Main Symptoms of Diabetes


Polydipsia is a condition in which the patient displays excessive thirst. This symptom is most commonly observed in diabetics and may be a result of a poorly controlled or undiagnosed diabetic condition.

Polyphagia is the medical term used to describe an increase in appetite or excessive hunger. It is one of the main signs of diabetes. A person who has polyphagia must be examined by a physician to confirm that it is a symptom of diabetes

Lethargy is the state of being drowsy and dull, listless and unenergetic. A diabetic fails to utilize the sugar in his blood properly making him feel lethargic.

A Stupor is a condition of greatly dulled or completely suspended sense or sensibility. In diabetes, prolonged periods of elevated blood sugar levels may lead to damage to brain cells causing stupor like conditions.


Unexplained Weight loss leading to a rapid decrease in body weight, may be a warning sign of diabetes. In people with diabetes, insufficient insulin prevents the body from utilizing glucose from the blood for energy. When this occurs, the body starts burning fat and muscle to convert into energy, causing weight loss.


Kussmaul breathing/hyperventilation is deep and labored breathing with increase in frequency. It is observed in people with diabetic ketoacidosis leading to coma.


Blurred Vision is one of the common signs of, which refers to the loss of sharpness of vision and the inability to see fine details. In diabetes, prolonged increase in blood sugar levels can affect your ability to see by causing the eye-lens to swell, which may result in blurred eyesight.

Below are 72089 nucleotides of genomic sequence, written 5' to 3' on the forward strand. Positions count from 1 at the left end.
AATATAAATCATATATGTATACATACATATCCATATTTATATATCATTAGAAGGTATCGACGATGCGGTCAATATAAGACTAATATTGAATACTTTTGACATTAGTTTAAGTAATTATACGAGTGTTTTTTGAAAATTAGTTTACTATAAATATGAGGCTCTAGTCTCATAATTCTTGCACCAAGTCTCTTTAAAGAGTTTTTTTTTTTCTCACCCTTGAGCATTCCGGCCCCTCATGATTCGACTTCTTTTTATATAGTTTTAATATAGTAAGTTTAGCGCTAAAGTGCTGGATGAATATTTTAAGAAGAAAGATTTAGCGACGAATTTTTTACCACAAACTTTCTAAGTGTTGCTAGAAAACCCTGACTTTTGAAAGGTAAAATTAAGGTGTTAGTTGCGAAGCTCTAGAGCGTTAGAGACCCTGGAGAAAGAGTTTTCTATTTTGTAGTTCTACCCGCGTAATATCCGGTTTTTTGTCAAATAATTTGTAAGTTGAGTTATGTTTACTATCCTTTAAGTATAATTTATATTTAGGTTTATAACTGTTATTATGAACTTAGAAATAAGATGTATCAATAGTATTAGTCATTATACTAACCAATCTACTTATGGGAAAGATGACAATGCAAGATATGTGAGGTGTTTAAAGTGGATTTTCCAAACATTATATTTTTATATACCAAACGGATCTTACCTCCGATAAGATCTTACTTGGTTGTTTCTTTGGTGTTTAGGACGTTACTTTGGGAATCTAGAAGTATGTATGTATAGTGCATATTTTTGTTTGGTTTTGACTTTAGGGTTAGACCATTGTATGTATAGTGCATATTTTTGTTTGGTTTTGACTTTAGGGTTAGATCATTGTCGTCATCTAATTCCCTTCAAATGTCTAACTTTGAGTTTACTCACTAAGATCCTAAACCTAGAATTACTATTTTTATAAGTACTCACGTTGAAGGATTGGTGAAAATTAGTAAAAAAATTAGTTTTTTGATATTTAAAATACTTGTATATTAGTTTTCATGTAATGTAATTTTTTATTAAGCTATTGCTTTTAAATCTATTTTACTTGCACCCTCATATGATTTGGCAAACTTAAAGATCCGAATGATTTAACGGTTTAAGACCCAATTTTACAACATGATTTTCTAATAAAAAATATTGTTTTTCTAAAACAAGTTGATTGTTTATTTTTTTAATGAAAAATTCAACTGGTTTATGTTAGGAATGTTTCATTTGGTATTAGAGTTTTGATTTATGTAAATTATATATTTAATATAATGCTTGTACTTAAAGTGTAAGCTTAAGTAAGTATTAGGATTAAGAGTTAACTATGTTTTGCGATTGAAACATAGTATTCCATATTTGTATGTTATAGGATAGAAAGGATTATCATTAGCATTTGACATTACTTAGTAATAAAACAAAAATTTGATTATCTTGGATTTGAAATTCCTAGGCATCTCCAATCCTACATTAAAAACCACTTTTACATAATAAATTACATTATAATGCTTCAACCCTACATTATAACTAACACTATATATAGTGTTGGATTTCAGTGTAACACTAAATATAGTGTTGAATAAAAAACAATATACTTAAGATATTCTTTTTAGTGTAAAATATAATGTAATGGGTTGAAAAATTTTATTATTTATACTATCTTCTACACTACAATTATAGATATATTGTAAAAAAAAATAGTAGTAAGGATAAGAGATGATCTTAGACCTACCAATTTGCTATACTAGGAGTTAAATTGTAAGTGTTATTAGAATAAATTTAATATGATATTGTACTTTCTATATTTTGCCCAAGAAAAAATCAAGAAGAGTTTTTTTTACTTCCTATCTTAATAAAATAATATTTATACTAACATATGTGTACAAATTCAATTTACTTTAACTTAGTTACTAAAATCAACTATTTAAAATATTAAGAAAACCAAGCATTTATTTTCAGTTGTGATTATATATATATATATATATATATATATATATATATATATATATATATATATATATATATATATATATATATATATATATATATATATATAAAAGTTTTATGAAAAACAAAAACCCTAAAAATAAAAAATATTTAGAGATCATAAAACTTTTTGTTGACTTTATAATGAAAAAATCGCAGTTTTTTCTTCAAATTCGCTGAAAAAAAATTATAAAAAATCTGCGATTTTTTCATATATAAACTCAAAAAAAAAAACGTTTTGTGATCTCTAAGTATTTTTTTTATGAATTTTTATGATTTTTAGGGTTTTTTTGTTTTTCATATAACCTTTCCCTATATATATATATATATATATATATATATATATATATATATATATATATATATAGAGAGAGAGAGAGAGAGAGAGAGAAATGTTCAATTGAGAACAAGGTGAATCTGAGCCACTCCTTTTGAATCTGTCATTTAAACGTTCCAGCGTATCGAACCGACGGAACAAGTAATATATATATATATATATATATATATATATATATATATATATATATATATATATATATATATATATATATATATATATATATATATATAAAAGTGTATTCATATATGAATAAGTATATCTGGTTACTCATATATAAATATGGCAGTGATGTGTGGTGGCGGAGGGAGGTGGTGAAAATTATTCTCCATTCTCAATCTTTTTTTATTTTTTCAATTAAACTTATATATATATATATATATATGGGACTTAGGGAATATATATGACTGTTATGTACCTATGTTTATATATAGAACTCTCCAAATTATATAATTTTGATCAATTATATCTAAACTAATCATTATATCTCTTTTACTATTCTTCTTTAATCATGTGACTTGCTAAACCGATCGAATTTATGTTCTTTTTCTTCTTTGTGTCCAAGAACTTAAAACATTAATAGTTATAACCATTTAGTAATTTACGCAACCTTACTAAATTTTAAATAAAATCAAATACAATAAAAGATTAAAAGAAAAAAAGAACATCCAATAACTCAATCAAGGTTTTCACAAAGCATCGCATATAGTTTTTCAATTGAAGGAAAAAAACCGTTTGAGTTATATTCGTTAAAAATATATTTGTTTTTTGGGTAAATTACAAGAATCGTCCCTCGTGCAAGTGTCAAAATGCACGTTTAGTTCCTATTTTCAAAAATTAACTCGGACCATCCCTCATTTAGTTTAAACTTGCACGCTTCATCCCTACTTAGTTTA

Smell of Acetone
One common sign that a person’s diabetes and acetone levels are out of control is the presence of acetone breath. Acetone begins to accumulate in the body when a person with diabetes skips meals, does not take medications on time, or has not administered enough insulin.


About 5%–12% of diabetes patients develop a digestive complication called gastroparesis1-2, in which movement of food from stomach to intestines is slower than normal. Gastroparesis develops when high blood glucose levels (as in diabetes) cause chemical changes that damage the vagus nerve.

People with diabetes develop vomiting when their blood sugars become abnormally high or low (hyperglycemia or hypoglycemia) because the sugar and insulin balance is disturbed.

Abdominal Pain
Diabetic individuals with poor control of their blood sugar levels are more prone to developing Candida yeast infections in their gastrointestinal tract than people with controlled blood glucose levels. This may in turn lead to stomach pain.


Polyuria is a condition in which the body urinates more than usual and passes excessive or abnormally large amounts of urine each time you urinate. Polyuria is most commonly caused by diabetes. In diabetes, the level of sugar in the blood is higher than normal. Some of this excess glucose from the blood ends up in the urine where it draws more water. This results in unusually large volumes of urine.

The most common reason for glycosuria is diabetes mellitus. Diabetes mellitus causes excessive glucose in the blood that leads to the leakage of glucose into the urine.